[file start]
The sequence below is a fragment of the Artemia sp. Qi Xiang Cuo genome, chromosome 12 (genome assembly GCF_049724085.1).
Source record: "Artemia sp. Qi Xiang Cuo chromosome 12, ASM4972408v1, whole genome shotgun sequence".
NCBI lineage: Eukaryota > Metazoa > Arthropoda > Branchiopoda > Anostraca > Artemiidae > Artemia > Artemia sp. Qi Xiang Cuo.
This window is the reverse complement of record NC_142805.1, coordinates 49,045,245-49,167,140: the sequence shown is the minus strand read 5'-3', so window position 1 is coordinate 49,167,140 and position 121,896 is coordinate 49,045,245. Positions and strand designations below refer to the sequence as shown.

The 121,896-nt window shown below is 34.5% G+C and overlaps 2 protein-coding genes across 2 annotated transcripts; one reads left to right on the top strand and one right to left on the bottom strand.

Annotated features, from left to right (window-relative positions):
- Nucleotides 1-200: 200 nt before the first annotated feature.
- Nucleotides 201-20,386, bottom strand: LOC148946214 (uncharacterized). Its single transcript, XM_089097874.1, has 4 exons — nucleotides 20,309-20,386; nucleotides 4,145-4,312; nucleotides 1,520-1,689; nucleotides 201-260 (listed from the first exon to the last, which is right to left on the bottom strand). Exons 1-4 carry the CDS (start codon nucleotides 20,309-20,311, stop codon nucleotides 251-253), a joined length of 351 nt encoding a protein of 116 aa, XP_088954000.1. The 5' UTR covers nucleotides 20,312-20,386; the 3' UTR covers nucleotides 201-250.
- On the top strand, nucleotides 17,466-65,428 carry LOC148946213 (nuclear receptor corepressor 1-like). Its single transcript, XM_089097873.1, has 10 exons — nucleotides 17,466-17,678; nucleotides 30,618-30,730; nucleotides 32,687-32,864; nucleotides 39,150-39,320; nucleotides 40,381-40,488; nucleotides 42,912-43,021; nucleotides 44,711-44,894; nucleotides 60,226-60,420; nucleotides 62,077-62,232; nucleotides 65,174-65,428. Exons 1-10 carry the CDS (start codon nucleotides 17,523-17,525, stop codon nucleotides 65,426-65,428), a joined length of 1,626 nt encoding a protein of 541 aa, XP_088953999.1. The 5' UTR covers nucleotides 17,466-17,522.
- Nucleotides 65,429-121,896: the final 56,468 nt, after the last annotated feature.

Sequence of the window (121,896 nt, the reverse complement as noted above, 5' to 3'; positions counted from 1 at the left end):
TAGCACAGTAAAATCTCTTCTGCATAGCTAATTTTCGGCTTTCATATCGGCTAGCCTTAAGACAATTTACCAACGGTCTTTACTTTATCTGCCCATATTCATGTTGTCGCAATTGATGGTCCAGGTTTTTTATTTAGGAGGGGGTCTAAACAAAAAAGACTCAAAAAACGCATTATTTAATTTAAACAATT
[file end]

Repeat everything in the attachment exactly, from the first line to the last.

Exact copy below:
The sequence below is a fragment of the Artemia sp. Qi Xiang Cuo genome, chromosome 12 (genome assembly GCF_049724085.1).
Source record: "Artemia sp. Qi Xiang Cuo chromosome 12, ASM4972408v1, whole genome shotgun sequence".
NCBI lineage: Eukaryota > Metazoa > Arthropoda > Branchiopoda > Anostraca > Artemiidae > Artemia > Artemia sp. Qi Xiang Cuo.
This window is the reverse complement of record NC_142805.1, coordinates 49,045,245-49,167,140: the sequence shown is the minus strand read 5'-3', so window position 1 is coordinate 49,167,140 and position 121,896 is coordinate 49,045,245. Positions and strand designations below refer to the sequence as shown.

The 121,896-nt window shown below is 34.5% G+C and overlaps 2 protein-coding genes across 2 annotated transcripts; one reads left to right on the top strand and one right to left on the bottom strand.

Annotated features, from left to right (window-relative positions):
- Nucleotides 1-200: 200 nt before the first annotated feature.
- Nucleotides 201-20,386, bottom strand: LOC148946214 (uncharacterized). Its single transcript, XM_089097874.1, has 4 exons — nucleotides 20,309-20,386; nucleotides 4,145-4,312; nucleotides 1,520-1,689; nucleotides 201-260 (listed from the first exon to the last, which is right to left on the bottom strand). Exons 1-4 carry the CDS (start codon nucleotides 20,309-20,311, stop codon nucleotides 251-253), a joined length of 351 nt encoding a protein of 116 aa, XP_088954000.1. The 5' UTR covers nucleotides 20,312-20,386; the 3' UTR covers nucleotides 201-250.
- On the top strand, nucleotides 17,466-65,428 carry LOC148946213 (nuclear receptor corepressor 1-like). Its single transcript, XM_089097873.1, has 10 exons — nucleotides 17,466-17,678; nucleotides 30,618-30,730; nucleotides 32,687-32,864; nucleotides 39,150-39,320; nucleotides 40,381-40,488; nucleotides 42,912-43,021; nucleotides 44,711-44,894; nucleotides 60,226-60,420; nucleotides 62,077-62,232; nucleotides 65,174-65,428. Exons 1-10 carry the CDS (start codon nucleotides 17,523-17,525, stop codon nucleotides 65,426-65,428), a joined length of 1,626 nt encoding a protein of 541 aa, XP_088953999.1. The 5' UTR covers nucleotides 17,466-17,522.
- Nucleotides 65,429-121,896: the final 56,468 nt, after the last annotated feature.

Sequence of the window (121,896 nt, the reverse complement as noted above, 5' to 3'; positions counted from 1 at the left end):
TAGCACAGTAAAATCTCTTCTGCATAGCTAATTTTCGGCTTTCATATCGGCTAGCCTTAAGACAATTTACCAACGGTCTTTACTTTATCTGCCCATATTCATGTTGTCGCAATTGATGGTCCAGGTTTTTTATTTAGGAGGGGGTCTAAACAAAAAAGACTCAAAAAACGCATTATTTAATTTAAACAATT